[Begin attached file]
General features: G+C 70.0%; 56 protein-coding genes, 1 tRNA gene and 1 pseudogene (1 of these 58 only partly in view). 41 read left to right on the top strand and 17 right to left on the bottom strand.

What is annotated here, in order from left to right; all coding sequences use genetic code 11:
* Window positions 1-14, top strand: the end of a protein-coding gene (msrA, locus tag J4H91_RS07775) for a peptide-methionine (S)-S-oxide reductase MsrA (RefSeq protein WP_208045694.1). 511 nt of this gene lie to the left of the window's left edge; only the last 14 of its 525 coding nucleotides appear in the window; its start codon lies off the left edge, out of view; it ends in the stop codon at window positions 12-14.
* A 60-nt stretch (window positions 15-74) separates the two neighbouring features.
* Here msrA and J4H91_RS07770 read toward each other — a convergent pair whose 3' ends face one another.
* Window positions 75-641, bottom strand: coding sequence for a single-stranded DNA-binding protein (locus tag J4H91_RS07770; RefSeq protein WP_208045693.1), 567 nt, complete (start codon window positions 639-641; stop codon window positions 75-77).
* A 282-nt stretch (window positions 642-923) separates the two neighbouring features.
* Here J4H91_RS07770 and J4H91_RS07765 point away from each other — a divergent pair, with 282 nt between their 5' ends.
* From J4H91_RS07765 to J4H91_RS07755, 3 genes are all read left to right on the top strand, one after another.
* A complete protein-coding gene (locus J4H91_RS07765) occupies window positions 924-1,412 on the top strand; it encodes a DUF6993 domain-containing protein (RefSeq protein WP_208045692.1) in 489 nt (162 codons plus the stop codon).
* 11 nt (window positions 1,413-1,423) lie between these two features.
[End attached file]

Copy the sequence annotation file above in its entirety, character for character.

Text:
General features: G+C 70.0%; 56 protein-coding genes, 1 tRNA gene and 1 pseudogene (1 of these 58 only partly in view). 41 read left to right on the top strand and 17 right to left on the bottom strand.

What is annotated here, in order from left to right; all coding sequences use genetic code 11:
* Window positions 1-14, top strand: the end of a protein-coding gene (msrA, locus tag J4H91_RS07775) for a peptide-methionine (S)-S-oxide reductase MsrA (RefSeq protein WP_208045694.1). 511 nt of this gene lie to the left of the window's left edge; only the last 14 of its 525 coding nucleotides appear in the window; its start codon lies off the left edge, out of view; it ends in the stop codon at window positions 12-14.
* A 60-nt stretch (window positions 15-74) separates the two neighbouring features.
* Here msrA and J4H91_RS07770 read toward each other — a convergent pair whose 3' ends face one another.
* Window positions 75-641, bottom strand: coding sequence for a single-stranded DNA-binding protein (locus tag J4H91_RS07770; RefSeq protein WP_208045693.1), 567 nt, complete (start codon window positions 639-641; stop codon window positions 75-77).
* A 282-nt stretch (window positions 642-923) separates the two neighbouring features.
* Here J4H91_RS07770 and J4H91_RS07765 point away from each other — a divergent pair, with 282 nt between their 5' ends.
* From J4H91_RS07765 to J4H91_RS07755, 3 genes are all read left to right on the top strand, one after another.
* A complete protein-coding gene (locus J4H91_RS07765) occupies window positions 924-1,412 on the top strand; it encodes a DUF6993 domain-containing protein (RefSeq protein WP_208045692.1) in 489 nt (162 codons plus the stop codon).
* 11 nt (window positions 1,413-1,423) lie between these two features.